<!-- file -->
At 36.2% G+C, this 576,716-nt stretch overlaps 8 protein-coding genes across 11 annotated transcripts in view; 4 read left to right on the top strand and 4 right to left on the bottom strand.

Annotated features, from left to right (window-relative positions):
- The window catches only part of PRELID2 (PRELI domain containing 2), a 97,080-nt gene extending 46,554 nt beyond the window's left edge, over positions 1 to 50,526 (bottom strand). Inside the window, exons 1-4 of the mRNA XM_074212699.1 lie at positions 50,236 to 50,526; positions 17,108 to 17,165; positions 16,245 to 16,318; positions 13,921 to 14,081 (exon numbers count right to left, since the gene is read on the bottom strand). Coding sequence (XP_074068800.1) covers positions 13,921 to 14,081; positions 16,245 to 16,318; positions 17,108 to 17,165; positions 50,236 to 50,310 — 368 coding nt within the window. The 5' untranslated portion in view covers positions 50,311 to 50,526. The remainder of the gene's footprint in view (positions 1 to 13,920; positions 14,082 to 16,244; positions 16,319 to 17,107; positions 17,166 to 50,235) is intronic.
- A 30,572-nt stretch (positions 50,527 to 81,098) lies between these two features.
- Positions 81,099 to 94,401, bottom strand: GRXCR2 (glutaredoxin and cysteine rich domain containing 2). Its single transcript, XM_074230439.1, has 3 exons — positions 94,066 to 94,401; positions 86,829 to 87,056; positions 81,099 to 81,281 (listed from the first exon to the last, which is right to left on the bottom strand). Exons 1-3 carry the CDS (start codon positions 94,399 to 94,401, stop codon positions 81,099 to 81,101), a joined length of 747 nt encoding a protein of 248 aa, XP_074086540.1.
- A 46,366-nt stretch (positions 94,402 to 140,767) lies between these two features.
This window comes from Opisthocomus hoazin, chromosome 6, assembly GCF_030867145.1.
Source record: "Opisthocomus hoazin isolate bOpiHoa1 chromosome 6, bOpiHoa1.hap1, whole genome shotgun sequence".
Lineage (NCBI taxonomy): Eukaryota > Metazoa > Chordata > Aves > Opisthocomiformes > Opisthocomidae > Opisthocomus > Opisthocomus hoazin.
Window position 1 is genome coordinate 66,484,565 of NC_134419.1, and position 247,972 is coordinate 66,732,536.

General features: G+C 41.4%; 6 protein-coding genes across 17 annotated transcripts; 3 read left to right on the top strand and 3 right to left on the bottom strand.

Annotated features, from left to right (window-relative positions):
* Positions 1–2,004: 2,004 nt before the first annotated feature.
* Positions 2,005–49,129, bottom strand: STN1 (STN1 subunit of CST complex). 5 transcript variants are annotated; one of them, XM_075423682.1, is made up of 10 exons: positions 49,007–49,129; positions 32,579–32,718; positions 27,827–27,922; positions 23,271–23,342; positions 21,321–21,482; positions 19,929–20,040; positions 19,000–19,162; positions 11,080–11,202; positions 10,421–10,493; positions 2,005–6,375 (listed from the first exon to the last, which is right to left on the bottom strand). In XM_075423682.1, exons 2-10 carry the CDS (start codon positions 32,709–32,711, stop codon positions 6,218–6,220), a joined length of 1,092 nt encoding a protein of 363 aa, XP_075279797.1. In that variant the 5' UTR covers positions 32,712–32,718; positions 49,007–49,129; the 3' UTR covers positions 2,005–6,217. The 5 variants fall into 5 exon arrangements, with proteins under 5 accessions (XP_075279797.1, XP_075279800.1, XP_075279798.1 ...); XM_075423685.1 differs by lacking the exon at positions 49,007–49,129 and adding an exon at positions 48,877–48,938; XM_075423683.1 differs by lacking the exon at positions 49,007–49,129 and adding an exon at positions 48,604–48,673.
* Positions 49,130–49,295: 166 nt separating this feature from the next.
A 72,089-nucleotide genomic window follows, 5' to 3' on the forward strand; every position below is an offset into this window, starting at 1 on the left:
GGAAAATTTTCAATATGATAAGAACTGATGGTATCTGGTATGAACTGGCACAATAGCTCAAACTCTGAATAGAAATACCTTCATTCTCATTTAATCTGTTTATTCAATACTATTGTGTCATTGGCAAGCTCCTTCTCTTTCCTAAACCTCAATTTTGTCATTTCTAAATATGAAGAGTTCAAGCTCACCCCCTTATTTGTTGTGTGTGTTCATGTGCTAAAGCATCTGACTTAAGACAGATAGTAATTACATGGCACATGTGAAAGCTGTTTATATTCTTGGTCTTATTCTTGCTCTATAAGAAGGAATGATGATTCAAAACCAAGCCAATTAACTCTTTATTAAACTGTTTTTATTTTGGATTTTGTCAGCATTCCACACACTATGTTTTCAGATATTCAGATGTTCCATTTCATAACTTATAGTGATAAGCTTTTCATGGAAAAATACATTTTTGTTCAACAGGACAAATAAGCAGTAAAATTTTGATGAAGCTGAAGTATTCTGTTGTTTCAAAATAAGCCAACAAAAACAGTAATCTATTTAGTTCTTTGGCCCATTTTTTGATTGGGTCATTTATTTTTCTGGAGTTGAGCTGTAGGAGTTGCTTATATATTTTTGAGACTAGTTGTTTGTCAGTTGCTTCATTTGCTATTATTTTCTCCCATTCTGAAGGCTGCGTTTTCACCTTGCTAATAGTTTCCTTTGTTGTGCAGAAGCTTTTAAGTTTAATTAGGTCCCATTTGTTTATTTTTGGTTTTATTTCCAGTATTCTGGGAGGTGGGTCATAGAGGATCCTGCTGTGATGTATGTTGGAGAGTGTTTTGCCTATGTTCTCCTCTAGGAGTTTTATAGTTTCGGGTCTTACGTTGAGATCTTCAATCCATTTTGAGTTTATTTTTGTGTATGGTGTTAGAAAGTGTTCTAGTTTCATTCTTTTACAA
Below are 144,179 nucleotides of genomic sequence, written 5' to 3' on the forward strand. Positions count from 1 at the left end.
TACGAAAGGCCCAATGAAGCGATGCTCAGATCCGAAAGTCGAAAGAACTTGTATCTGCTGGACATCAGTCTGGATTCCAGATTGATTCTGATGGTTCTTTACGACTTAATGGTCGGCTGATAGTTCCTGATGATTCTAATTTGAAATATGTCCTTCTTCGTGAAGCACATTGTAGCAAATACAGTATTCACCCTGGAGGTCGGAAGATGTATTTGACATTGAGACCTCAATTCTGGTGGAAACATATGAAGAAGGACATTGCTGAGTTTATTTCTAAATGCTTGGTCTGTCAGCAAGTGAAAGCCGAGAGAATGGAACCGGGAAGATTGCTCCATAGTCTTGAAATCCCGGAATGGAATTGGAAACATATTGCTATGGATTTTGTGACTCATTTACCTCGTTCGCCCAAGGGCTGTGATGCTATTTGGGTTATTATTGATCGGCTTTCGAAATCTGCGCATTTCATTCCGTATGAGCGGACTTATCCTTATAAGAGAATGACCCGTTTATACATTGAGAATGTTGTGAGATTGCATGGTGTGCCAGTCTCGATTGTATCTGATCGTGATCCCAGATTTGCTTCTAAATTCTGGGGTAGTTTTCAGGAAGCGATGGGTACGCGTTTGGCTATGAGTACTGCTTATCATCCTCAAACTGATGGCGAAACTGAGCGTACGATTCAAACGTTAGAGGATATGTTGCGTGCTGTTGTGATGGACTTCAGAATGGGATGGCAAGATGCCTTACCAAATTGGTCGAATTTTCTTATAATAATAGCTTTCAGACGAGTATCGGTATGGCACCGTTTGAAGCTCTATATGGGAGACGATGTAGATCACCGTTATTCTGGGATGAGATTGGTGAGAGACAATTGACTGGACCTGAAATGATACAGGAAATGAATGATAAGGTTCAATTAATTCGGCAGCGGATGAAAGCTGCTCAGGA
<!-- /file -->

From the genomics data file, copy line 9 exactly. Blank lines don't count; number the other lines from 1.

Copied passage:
Lineage (NCBI taxonomy): Eukaryota > Metazoa > Chordata > Aves > Opisthocomiformes > Opisthocomidae > Opisthocomus > Opisthocomus hoazin.